Crushing blow for fly tippers as Barnsley Council increases enforcement action

A flytipper’s van suffers an increasing common fate in the jaws of a wrecking machine after being seized by enforcement officers cracking down on what has become a scourge of modern society.

By The Newsroom
Thursday, 04 April, 2019, 20:46
Final journey: A fly tipper's van on its way to the crusher

Barnsley Council introduced new powers which allows them to crush offenders’ vehicles last summer and this is the latest to be crushed for recycling after being seized by enforcement officers.

The uncompromising approach is part of a two pronged attack on those who litter both urban streets and rural lanes with large quantities of domestic and industrial waste.

While the council is increasingly active at investigating offences and prosecuting offenders, officials are also encouraging the public to help by passing on information if they see fly-tippers at work, or have suspicions about those involved.

That is believed to be the reason for a spike in reported fly-tipping incidents in the last two months, a turn around from a situation where incidents appeared to be gradually reducing.

In March, the council took 358 reports of fly-tipping across the borough, more than 11 for every day of the month and up by around ten per cent on ‘normal’ levels of tipping.

But it is expected that as officers get to grips with the main offenders – much of the problem is blamed on a relatively small number of tippers – numbers will once again start to go down.

The council has various sanctions available for those who are caught, with prosecution at court the most severe and those who end up before Magistrates can face harsh fines in addition to costs and other charges.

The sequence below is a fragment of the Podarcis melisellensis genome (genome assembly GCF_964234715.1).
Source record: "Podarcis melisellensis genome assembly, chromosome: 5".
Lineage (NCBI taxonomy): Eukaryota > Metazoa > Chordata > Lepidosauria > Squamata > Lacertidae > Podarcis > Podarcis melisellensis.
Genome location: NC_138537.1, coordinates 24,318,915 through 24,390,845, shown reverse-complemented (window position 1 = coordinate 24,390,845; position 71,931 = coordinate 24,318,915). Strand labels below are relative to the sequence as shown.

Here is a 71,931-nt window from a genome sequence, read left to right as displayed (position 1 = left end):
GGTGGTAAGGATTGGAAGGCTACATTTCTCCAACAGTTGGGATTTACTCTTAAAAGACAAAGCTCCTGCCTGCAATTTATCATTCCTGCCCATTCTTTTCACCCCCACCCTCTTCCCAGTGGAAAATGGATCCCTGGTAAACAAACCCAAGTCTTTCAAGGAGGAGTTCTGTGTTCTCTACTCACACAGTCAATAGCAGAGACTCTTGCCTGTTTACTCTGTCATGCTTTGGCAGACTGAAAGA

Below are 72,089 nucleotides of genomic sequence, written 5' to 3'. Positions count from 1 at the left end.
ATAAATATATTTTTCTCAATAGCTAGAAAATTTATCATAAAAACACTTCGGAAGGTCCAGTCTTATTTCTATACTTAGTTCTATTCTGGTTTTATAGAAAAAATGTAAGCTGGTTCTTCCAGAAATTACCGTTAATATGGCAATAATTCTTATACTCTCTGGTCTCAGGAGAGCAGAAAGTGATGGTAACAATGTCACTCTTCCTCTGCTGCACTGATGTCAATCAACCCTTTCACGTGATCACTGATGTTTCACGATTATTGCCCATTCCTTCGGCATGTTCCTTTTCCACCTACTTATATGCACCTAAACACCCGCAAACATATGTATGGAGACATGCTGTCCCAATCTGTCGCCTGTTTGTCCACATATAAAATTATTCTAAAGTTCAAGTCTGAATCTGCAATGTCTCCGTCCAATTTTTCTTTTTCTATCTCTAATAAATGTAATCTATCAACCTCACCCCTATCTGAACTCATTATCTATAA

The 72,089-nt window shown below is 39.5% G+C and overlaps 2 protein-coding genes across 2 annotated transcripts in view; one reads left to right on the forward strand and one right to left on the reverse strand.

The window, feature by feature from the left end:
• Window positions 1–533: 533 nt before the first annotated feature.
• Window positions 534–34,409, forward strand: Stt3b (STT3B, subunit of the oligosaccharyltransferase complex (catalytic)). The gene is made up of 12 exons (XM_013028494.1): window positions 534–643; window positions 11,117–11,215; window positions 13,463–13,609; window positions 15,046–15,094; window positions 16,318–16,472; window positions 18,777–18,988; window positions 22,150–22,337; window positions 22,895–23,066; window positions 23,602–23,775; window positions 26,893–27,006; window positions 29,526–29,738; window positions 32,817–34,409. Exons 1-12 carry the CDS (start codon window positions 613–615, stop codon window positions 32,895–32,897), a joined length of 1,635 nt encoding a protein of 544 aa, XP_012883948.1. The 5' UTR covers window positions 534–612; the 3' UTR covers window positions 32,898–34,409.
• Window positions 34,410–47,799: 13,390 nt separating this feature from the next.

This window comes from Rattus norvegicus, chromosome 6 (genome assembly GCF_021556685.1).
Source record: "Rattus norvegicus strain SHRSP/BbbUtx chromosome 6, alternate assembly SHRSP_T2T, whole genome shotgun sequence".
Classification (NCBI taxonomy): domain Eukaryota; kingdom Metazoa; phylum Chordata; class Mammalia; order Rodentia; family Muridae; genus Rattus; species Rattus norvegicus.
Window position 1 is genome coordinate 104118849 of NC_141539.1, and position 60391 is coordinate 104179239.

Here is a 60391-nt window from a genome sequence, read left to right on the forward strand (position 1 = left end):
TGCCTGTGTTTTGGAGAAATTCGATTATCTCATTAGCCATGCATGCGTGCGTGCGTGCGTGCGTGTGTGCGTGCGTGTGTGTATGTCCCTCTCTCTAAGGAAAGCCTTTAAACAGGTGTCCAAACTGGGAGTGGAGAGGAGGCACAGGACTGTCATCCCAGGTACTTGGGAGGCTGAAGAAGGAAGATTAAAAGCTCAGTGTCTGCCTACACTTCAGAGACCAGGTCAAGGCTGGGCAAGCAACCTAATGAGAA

They may also see their vehicles crushed, though some can be returned to their owner if they make an application to get it back.

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Council spokesman Mark Giles said: “We want members of the public to report what they see, we want people to support us in what we are doing.

“If they see someone dropping rubbish off, they should get a registration number because we will follow it up.”

The council also has other surveillance tactics which has allowed them to catch fly tippers in the act, without being aware they were under scrutiny, leading to some high profile prosecutions.

Offenders caught for low-level offences may get off more lightly – with a £400 fixed penalty ticket and allowing a rogue operator to take away waste which they then dump is no excuse.

In cases where fly-tipped rubbish can be traced back to an individual, they too will face a fixed penalty of £250.

The moves mean Barnsley Council now regards itself as the most active in South Yorkshire at pursuing the fly tippers who also land the authority with the costs of clearing up after them, in addition to disfiguring the environment.

A further restriction on fly tippers is new roadside checks which are now being carried out regularly by council officials and other agencies, including police and the Department of Works and Pensions.

It is known that those involved in one type of offending may be involved in other breaches of the law and all the bodies involved now share intelligence, helping them to build a picture of those involved, helping to bring successful prosecutions.